September 19, 2006 > Players, Parents and Coaches endure the Agony and Ecstasy of Ice Hockey Tryouts
Players, Parents and Coaches endure the Agony and Ecstasy of Ice Hockey Tryouts
For three days and evenings, Sept. 8-10, players aged 6-18 went through the rigors of three sessions, one each day, to show their skills and toughness to the many coaches and staff of the Santa Clara Blackhawk's Hockey Team of the Santa Clara Valley Hockey Association. All were trying to make one of six different age group hockey teams for the upcoming 2006-2007 season. Each of the age groups has from one to three different levels of competition, depending on the number of players trying out for a particular group. Tryouts were held at Sharks Ice at Fremont, 44388 Old Warm Springs Blvd.
According to Club President, Norbert Tydingco, one of many volunteers who dedicate their time to the Blackhawks, players go through an agonizing three days of trying to impress the coaches of teams for which they are qualified to play. At the end of the last session on Sunday, the players, along with many of their parents, siblings, friends and relatives, met in the restaurant at Sharks Ice to await their fate. Each received a personal letter with the results: a regular position on one team, a position as one of the alternates or in some cases, red-shirt players, which means they practice, but do not play in a game, or a letter of regret for those who did not make the cut. For some of the parents and players who did not make the cut, chosen as an alternate or red-shirt, or put on a team other than the one they were hoping to make, it meant spending the entire weekend jockeying between rinks all over the Bay Area to ensure getting a spot on what they considered a more desirable team.
The tryouts for the Blackhawks are observed by the head coach of each team along with three other coaches. The head coach has the final say on the players selected, but he can use the advice from the other observing coaches on the fringe players for the final roster spots. The head coach and his assistant coaches met with the club president and registrar to select the players and any alternates or red-shirts they will have on their team this year, before taking their selections to those awaiting the results in the restaurant. Each team must also abide by the PDR (player development requirement) rule as set by Norcal (Northern California Junior Hockey Association), which says that all A and B teams must have at least fifty percent of their roster composed of players who played for one of the Blackhawk's teams last year.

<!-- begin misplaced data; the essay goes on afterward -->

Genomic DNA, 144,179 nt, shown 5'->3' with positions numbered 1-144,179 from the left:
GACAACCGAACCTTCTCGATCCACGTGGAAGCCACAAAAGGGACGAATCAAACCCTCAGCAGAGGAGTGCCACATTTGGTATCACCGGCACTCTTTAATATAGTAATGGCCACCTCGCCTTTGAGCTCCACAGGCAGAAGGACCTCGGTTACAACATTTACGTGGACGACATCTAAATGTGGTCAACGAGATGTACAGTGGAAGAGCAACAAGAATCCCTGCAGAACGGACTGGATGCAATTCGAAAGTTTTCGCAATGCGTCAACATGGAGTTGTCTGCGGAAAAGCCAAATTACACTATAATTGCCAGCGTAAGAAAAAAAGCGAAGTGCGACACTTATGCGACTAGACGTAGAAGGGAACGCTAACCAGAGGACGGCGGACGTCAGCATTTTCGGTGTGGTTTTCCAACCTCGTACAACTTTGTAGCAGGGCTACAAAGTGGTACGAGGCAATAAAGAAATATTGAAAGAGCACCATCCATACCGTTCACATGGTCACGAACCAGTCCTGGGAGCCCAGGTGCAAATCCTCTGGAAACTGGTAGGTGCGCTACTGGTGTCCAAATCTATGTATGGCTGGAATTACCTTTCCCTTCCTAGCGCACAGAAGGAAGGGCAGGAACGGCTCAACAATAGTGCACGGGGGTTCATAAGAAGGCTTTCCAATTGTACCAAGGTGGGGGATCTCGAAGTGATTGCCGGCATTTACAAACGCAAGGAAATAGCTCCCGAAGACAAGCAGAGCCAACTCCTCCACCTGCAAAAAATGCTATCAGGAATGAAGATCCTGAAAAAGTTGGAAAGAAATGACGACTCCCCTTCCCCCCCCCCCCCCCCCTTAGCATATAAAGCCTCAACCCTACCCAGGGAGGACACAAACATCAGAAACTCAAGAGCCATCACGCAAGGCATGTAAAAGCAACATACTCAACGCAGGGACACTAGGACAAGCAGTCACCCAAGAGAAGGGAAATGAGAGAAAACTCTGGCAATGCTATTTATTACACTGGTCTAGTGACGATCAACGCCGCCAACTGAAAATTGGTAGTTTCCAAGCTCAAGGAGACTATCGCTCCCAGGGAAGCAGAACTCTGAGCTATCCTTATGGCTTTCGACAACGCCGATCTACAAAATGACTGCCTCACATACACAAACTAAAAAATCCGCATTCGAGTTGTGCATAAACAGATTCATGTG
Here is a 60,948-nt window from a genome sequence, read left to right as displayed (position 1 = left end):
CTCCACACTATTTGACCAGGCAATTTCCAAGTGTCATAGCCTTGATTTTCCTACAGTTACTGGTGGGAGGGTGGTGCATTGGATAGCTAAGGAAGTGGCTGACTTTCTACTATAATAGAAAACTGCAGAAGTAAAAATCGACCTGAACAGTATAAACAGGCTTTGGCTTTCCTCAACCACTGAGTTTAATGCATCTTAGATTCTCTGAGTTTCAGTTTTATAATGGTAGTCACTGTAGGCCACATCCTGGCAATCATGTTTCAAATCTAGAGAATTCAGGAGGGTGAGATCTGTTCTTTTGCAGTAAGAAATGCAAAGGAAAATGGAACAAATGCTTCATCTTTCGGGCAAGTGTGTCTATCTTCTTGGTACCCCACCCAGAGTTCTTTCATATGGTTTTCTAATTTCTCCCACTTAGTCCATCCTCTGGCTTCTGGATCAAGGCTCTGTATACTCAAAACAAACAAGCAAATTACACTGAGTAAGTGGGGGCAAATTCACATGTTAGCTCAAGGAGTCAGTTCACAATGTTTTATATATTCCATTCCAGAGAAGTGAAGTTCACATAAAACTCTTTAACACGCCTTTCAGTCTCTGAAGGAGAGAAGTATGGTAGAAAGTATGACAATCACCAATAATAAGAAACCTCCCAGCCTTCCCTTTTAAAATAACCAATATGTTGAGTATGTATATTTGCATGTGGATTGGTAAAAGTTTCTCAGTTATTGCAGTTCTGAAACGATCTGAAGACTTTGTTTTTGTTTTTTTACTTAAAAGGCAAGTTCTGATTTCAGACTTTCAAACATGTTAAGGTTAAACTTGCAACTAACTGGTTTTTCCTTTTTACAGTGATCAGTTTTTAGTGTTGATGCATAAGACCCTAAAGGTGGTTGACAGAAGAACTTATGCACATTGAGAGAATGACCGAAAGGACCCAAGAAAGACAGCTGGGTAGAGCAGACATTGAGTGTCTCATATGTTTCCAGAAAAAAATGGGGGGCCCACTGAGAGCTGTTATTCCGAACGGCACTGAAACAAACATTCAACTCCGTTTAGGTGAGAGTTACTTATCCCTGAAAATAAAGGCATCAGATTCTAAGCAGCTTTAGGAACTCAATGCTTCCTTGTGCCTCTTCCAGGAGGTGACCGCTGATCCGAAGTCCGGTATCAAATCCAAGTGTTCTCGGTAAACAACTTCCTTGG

The tentative results for this year's Santa Clara Blackhawks and coaching staff are as follows:
Mites-8 and under, one team-A, head coach-Ian MacDonald
Squirts-9 and 10, two teams-A, head coach-Brad Dudschus, assist. Gary Bortolotto and
B, head coach-Kevin Powell, assist. Dennis Fobar
Peewees-11 and 12, two teams-AA, head coach-Martin Denis, assist. Reynolds Morgan
A, head coach-Vince Tripp, assist. Ray Kellam and Nick
Bantams-13 and 14, one team-AA, head coach John Beaulieu, assist. Simon Guertin
Midget 16-15 and 16, one team-A, head coach Terry Jones
Midget 18-17 and 18, two teams-A, head coach Hal Nunn, assist. Bill Fruen and Vince
Tripp, and B, head coach Michael Meredith, assist.
AAA and AA teams are an elite classification for the more skilled players. Santa Clara has no AAA teams but does have two AA teams. These teams do more traveling and have the California Amateur Hockey Association (CAHA) as its governing body rather than Norcal. AA teams are required to have twenty-five percent of this year's roster coming from players who played on a Blackhawks team last year. Santa Clara Blackhawk's Peewee team won USA Tier 2 (AA) championship last season. A number of last year's players have moved up to the Bantam Division while some are still with the Peewees. The AA teams held their tryouts in July and are already practicing. Practices for the A and B teams start this week.
Joe Lundy, former President of the Santa Clara Blackhawks, says watching the kids grow up from Mites to Midgets was like raising his own kids. Being a member of the team keeps the kids off the streets and makes them better students, as they have to better utilize the time they have for studying and home work.